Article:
by Dale Wiehoff
If predictions are correct that another round of avian flu will hit this fall, we need to quickly step back and take a hard look at how last spring’s avian influenza disaster played out. A question that is getting little attention is what happened to the almost 50 million dead birds and the risks associated with their disposal?
The first reports in December of 2014 didn’t hint at the tsunami of Highly Pathogenic Avian Influenza (HPAI) that was about to come crashing down on the U.S. poultry industry. Backyard flocks in Oregon and Washington set off the alarm bells. On December 19 it was confirmed that a backyard flock in Douglas County, Oregon was infected with HPAI H5N8, a strain of avian flu that was raging through Europe, infecting poultry from Italy to Holland.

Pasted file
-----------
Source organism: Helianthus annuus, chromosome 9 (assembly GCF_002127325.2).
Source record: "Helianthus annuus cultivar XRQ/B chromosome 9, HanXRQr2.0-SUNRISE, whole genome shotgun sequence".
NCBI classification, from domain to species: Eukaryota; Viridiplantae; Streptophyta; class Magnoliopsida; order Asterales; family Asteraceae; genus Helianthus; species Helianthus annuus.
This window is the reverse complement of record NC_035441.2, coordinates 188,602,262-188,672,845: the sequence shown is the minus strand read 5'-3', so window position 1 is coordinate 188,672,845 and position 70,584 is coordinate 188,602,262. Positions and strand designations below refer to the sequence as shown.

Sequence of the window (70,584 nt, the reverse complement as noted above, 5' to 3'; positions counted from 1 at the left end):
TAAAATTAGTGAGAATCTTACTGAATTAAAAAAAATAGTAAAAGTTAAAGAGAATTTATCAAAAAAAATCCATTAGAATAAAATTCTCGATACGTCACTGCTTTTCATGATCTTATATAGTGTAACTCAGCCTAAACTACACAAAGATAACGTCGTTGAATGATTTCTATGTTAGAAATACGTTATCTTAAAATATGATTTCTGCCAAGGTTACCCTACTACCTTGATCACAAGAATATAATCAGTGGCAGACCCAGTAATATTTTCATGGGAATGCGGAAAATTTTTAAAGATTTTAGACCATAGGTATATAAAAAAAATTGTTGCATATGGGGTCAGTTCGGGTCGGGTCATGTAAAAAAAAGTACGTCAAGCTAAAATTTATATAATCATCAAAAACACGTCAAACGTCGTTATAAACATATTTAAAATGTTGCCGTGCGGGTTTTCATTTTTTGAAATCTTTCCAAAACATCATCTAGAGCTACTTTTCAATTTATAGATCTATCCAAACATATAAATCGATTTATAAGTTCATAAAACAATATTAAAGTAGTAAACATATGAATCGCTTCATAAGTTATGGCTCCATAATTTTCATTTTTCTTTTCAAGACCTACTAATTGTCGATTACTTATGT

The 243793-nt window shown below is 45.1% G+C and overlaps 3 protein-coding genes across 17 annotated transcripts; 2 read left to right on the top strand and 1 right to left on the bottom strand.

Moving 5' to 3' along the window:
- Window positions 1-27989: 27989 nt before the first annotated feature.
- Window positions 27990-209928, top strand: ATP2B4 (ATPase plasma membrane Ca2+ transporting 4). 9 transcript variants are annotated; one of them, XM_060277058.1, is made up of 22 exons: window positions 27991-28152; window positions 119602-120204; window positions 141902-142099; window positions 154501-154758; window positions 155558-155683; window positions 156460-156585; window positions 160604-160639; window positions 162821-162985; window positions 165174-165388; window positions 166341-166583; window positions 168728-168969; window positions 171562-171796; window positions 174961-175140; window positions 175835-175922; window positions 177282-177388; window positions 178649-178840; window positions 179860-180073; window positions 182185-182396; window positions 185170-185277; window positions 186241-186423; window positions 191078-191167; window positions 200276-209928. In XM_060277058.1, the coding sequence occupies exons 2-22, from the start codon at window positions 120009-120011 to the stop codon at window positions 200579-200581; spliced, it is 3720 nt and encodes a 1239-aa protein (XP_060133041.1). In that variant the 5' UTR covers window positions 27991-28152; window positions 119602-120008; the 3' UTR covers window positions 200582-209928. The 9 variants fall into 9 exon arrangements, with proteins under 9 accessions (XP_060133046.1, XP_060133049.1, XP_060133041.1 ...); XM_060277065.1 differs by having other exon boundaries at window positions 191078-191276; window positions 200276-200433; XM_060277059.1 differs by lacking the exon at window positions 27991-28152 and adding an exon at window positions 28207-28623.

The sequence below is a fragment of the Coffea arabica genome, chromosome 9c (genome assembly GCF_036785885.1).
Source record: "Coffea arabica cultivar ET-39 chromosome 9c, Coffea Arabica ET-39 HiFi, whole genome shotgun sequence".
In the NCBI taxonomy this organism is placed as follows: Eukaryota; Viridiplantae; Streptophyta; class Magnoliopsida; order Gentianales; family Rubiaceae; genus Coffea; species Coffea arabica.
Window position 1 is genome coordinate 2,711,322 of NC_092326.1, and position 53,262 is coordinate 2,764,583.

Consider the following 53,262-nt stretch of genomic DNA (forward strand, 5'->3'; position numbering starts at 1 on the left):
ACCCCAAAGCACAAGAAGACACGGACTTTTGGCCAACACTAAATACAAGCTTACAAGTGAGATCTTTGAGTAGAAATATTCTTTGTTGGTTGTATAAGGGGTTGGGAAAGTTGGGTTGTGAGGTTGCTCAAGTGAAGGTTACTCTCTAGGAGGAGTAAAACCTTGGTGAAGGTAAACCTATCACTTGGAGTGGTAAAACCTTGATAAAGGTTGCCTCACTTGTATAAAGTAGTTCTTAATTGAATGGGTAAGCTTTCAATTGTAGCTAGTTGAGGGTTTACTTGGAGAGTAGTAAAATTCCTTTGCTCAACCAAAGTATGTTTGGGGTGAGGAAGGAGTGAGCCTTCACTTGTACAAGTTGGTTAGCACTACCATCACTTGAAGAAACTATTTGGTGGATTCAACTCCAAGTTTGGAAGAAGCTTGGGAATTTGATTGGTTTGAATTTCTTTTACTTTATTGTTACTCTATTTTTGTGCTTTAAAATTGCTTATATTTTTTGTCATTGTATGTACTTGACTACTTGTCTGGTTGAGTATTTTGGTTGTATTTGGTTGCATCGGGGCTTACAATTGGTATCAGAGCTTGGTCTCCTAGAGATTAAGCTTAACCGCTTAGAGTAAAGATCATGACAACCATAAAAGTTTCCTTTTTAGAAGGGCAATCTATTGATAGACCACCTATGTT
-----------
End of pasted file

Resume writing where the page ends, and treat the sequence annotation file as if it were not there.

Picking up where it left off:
The Douglas County flock was incinerated on December 21, 2014. By July 31 of 2015, the USDA reported that close to 48.1 million birds in the US died from the H5N2 strain. Most of the confirmed infections occurred in April and May with Minnesota and Iowa the hardest hit states. After “depopulating” (killing) the infected flocks, there remained the issue of how to dispose of at least 100,000 tons of dead birds without spreading the virus through the air, dust or water.
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Source: Institute for Agriculture and Trade Policy
Image Credit: Cornell Waste Management Institute